Fine-mapping and functional studies highlight potential causal variants for rheumatoid arthritis and type 1 diabetes

Abstract

To define potentially causal variants for autoimmune disease, we fine-mapped1,2 76 rheumatoid arthritis (11,475 cases, 15,870 controls)3 and type 1 diabetes loci (9,334 cases, 11,111 controls)4. After sequencing 799 1-kilobase regulatory (H3K4me3) regions within these loci in 568 individuals, we observed accurate imputation for 89% of common variants. We defined credible sets of ≤5 causal variants at 5 rheumatoid arthritis and 10 type 1 diabetes loci. We identified potentially causal missense variants at DNASE1L3, PTPN22, SH2B3, and TYK2, and noncoding variants at MEG3, CD28–CTLA4, and IL2RA. We also identified potential candidate causal variants at SIRPG and TNFAIP3. Using functional assays, we confirmed allele-specific protein binding and differential enhancer activity for three variants: the CD28–CTLA4 rs117701653 SNP, MEG3 rs34552516 indel, and TNFAIP3 rs35926684 indel.

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Fig. 1: Imputation accuracy and quality of datasets.
Fig. 2: Variants in the 95% credible sets of significant loci determined by the Bayesian factor.
Fig. 3: Analysis of the CD28–CTLA4 locus.
Fig. 4: Analysis of the MEG3 locus.
Fig. 5: Analysis of the TNFAIP3 locus.

Data availability

Summary statistics for all variants are available through the following GitHub repository: https://github.com/immunogenomics/harmjan/tree/master/RA-T1D-Finemap-SummaryStats. Genotype data have been previously published3,4 and are available from Rheumatoid Arthritis Consortium International and the Type 1 Diabetes Genetics Consortium upon request. The ATAC-Seq data discussed in this publication have been deposited in the Gene Expression Omnibus under accession number GSE116497.

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Acknowledgements

This work is supported in part by funding from the National Institutes of Health (U01GM092691, UH2AR067677, 1U01HG009088, and 1R01AR063759 to S.R.), and Doris Duke Charitable Foundation Grant number 2013097. This work is part of the research program Rubicon ALW with project number 825.14.019 (H.-J.W.), which is partly financed by the Netherlands Organization for Scientific Research. Further support was provided by Wellcome (107212/Z/15/Z) and the Juvenile Diabetes Research Foundation (5-SRA-2015-130-A-N) to the Diabetes and Inflammation Laboratory, and by Wellcome (203141/Z/16/Z) to the Wellcome Centre for Human Genetics (J.A.T.). P.K.G. was supported in part by the Feinstein Institute and a generous gift from E. L. Greenland. P.A.N. is supported by a Rheumatology Research Foundation Disease Targeted Research Grant, NIH P30 AR070253 and R01 AR065538, and the Fundación Bechara. S.S.R., W.-M.C. and S.O. were supported in part by funding from the National Institutes of Health (R01DK096926). This research makes use of resources provided by the Type 1 Diabetes Genetics Consortium, a collaborative clinical study sponsored by the National Institute of Diabetes and Digestive and Kidney Diseases, National Institute of Allergy and Infectious Diseases, National Human Genome Research Institute, National Institute of Child Health and Human Development and Juvenile Diabetes Research Foundation International, and is supported by grant U01DK062418 (S.S.R.).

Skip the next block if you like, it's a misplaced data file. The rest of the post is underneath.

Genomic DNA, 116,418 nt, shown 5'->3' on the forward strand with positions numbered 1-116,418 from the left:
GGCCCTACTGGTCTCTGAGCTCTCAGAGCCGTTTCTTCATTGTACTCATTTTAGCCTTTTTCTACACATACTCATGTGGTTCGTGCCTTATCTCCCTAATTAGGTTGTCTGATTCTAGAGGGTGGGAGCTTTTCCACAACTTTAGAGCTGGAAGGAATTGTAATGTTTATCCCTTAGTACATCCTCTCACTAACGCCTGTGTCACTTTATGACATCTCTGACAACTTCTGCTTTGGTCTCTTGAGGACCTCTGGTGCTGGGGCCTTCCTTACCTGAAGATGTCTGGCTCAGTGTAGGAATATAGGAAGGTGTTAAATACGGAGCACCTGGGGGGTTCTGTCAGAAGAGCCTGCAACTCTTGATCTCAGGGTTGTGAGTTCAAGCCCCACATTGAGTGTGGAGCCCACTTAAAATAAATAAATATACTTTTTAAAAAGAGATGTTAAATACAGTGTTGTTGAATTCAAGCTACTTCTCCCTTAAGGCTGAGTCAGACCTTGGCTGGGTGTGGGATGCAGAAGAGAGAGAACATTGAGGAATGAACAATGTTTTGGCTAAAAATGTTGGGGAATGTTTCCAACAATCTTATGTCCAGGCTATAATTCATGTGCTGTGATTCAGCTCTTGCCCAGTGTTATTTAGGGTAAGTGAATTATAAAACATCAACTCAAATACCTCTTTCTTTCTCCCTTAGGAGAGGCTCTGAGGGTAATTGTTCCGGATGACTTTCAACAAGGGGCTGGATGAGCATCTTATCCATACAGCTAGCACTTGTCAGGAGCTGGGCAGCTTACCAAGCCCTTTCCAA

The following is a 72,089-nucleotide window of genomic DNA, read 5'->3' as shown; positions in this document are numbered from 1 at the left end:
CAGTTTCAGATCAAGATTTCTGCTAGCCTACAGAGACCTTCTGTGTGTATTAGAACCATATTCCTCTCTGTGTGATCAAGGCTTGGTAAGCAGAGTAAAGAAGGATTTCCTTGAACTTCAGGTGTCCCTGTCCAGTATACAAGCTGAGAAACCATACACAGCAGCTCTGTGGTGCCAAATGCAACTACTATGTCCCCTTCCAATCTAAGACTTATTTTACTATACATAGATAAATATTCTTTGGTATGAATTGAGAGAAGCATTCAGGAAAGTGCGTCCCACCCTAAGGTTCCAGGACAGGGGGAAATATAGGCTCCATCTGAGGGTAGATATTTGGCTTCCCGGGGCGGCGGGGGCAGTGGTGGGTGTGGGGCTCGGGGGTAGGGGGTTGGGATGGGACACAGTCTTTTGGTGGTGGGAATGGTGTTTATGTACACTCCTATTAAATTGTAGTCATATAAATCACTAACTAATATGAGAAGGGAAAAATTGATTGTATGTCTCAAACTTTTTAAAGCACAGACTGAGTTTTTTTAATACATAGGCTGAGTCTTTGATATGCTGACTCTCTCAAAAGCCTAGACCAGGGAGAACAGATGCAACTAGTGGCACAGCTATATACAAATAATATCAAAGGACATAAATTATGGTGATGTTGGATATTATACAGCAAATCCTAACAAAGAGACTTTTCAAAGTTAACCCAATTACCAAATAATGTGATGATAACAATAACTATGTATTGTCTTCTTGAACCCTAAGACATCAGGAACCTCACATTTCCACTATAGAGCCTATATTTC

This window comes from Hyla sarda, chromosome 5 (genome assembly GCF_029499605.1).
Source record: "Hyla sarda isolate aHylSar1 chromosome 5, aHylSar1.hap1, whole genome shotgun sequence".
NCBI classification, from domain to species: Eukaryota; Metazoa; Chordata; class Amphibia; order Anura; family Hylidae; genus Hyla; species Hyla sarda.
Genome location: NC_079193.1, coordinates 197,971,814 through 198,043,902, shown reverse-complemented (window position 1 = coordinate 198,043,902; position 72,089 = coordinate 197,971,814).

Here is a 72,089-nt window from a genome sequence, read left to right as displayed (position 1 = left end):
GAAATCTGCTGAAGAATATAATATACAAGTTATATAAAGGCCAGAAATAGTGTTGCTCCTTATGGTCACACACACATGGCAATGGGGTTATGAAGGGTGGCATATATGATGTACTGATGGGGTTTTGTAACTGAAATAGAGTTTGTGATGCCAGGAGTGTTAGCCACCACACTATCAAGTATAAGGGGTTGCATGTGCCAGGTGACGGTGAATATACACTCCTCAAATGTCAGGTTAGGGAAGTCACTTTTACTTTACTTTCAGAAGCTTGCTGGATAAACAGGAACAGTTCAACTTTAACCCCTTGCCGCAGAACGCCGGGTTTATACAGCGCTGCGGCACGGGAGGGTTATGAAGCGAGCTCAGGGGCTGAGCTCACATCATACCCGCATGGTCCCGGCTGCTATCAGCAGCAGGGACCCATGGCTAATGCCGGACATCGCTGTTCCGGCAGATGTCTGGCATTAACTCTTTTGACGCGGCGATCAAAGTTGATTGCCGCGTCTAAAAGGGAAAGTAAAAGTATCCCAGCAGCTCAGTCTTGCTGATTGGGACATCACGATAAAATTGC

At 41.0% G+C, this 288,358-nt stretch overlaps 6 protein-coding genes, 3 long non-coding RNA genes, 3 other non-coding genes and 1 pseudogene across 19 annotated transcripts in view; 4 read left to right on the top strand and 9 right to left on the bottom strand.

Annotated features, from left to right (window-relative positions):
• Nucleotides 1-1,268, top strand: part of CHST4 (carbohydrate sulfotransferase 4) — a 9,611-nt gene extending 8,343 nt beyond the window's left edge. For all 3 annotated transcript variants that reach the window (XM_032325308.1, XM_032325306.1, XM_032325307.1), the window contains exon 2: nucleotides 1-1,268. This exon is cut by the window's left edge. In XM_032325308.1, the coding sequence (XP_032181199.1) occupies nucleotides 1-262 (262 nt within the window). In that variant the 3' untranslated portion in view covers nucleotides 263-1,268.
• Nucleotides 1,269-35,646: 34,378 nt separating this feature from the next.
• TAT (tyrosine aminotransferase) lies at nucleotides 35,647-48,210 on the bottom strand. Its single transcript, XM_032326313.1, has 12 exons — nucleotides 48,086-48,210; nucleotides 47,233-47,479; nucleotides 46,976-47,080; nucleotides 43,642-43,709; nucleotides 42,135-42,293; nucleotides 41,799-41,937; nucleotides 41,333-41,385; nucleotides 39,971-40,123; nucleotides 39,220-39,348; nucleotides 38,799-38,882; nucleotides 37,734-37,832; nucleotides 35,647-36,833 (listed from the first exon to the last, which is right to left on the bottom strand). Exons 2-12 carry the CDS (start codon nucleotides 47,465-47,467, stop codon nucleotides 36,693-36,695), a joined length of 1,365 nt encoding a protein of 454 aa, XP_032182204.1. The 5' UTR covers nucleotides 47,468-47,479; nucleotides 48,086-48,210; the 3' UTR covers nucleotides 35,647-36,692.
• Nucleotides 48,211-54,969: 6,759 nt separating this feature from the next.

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H.-J.W., Y.L. and S.R. performed the analyses. M.M.-B. and P.A.N. performed the functional assays. H.-J.W., M.M.-B., P.A.N. and S.R. designed the study. S.O., A.L., N.T., J.W., J.M., T.H., L.K., S.R.-D., W.-M.C., A.Q., J.A.T., S.E., P.K.G., S.S.R. and S.R. acquired the data. H.-J.W., M.M.-B., Y.L., J.A.T., P.A.N., P.K.G., S.S.R. and S.R. wrote and edited the manuscript.

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Correspondence to Soumya Raychaudhuri.

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Westra, H., Martínez-Bonet, M., Onengut-Gumuscu, S. et al. Fine-mapping and functional studies highlight potential causal variants for rheumatoid arthritis and type 1 diabetes. Nat Genet 50, 1366–1374 (2018). https://doi.org/10.1038/s41588-018-0216-7

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